A food jag is a change in a child's usual eating habits. This can
take the form of repeated requests to eat the same food at every meal. It can
also be evidenced by the child refusing foods that he or she liked in the
past. Food jags are commonly seen in
children between the ages of 2 and 6 years.
What is the information for this topic?
During the preschool years, children's growth slows down and
their appetite tends to decrease. Children at this age are more interested
in exploring the world around them than in the food they eat. This can
cause concern for caregivers who want to be sure the child is eating enough.
Food jags can occur for a number of reasons. The child could
be bored with the foods usually served. He or she may also be testing
newfound independence. Toddlers control very little in their
environment. They soon find out how refusing foods or demanding the same
foods over and over can upset their caregivers. These
behaviors can then become a powerful tool for attention.
The best way for a caregiver to handle a toddler's food jags is
to remain low-key and not draw attention to the behavior. The more focus
the food jag receives, the longer it may last. It is the caregiver's
job to offer healthy and nutritious foods. It is also the caregiver's
job to plan meals at the right times. However, the child is not
helped by a caregiver who is either too rigid or too lenient.
Also, children should not be forced to eat foods they do not want. Food
preferences develop as a child is exposed to new foods in a calm,
nonthreatening way. When a child sits down to eat, the caregiver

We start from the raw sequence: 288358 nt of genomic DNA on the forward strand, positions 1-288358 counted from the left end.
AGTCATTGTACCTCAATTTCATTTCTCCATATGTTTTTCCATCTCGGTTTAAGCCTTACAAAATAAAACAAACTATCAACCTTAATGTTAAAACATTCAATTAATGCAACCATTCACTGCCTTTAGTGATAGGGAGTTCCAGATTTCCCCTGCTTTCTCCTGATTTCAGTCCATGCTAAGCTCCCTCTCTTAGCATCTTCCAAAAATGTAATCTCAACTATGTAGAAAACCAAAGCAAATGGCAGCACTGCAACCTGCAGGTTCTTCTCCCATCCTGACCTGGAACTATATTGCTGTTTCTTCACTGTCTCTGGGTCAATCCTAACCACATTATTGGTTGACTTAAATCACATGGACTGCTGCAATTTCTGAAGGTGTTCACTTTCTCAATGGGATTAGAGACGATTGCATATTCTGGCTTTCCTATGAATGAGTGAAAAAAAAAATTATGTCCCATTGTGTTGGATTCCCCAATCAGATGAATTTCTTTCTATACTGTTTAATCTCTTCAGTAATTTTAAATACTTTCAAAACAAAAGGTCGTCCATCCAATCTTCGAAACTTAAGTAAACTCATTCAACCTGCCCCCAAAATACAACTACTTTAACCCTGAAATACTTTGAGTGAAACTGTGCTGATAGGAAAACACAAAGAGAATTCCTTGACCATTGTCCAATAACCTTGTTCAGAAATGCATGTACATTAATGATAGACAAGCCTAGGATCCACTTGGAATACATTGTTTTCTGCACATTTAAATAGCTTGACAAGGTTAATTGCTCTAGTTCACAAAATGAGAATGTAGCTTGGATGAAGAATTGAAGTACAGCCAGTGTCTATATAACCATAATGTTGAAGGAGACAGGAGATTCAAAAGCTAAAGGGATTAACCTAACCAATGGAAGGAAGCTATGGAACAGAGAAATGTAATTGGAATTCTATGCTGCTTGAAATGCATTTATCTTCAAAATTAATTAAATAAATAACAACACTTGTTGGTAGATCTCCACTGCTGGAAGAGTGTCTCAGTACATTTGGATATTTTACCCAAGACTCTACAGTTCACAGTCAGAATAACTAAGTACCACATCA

needs to step back and allow the child to be in control of what he or she
eats. This will help the child to develop healthy eating behaviors.
Caregivers still have control over which foods they offer a child.
They should continue to offer a variety of foods from the
food guide pyramid.
This will allow the child to make food choices from what is offered. It
does not do any harm to offer children their favorite foods, as long as
other foods are offered as well to encourage variety. After a while, the
child will become bored with the same food and will begin making other choices.
Preschool children can often meet their nutritional needs
over several days. They may not get enough of certain nutrients and calories
one day, because they are being picky. But they will usually make up for
it the next day by eating what they need and more. For this age group, it
is best to offer small meals several times a day to try to increase their
food intake. They should have three regular meals as well as healthy
snacks between meals. Healthy snack choices include:
peanut butter sandwich
Taste is not the only factor that matters in children's food
likes and dislikes. Temperature of food is important too. Most toddlers prefer
their food lukewarm. How the food looks and smells is also key.
Children who are active are more likely to be hungry.
However, children will not eat well if they are overly tired. Mealtimes and
playtimes should be balanced. Also, if children snack
before a meal, they will not eat well at that meal. Children should not
be allowed to eat or drink within 1 1/2 hours of a meal.
Here are some other approaches to getting children to try
Offer only one new food at a time. Children should be told in
advance if the taste is sweet, sour, or salty.
Give small amounts of the food at first. This gives children
a chance to see if they like the new food.
Tell children they do not have to swallow the food if they do not
Offer a new food more than once. Many young children try
a new food a few times before they finally accept it.
Be a good role model. If the caregiver asks a child to drink milk
or eat vegetables, he or she should be eating those foods too.
Seat children with siblings or friends who eat a variety of foods. It is
more likely that a child will try a new food if other children at the table
are eating that food.
Serve a new food along with one of the child's favorite foods.
Food jags are a normal and temporary part
of a child's development. However, if
a child refuses whole food groups for more than two weeks, the
caregiver should talk with the child's doctor.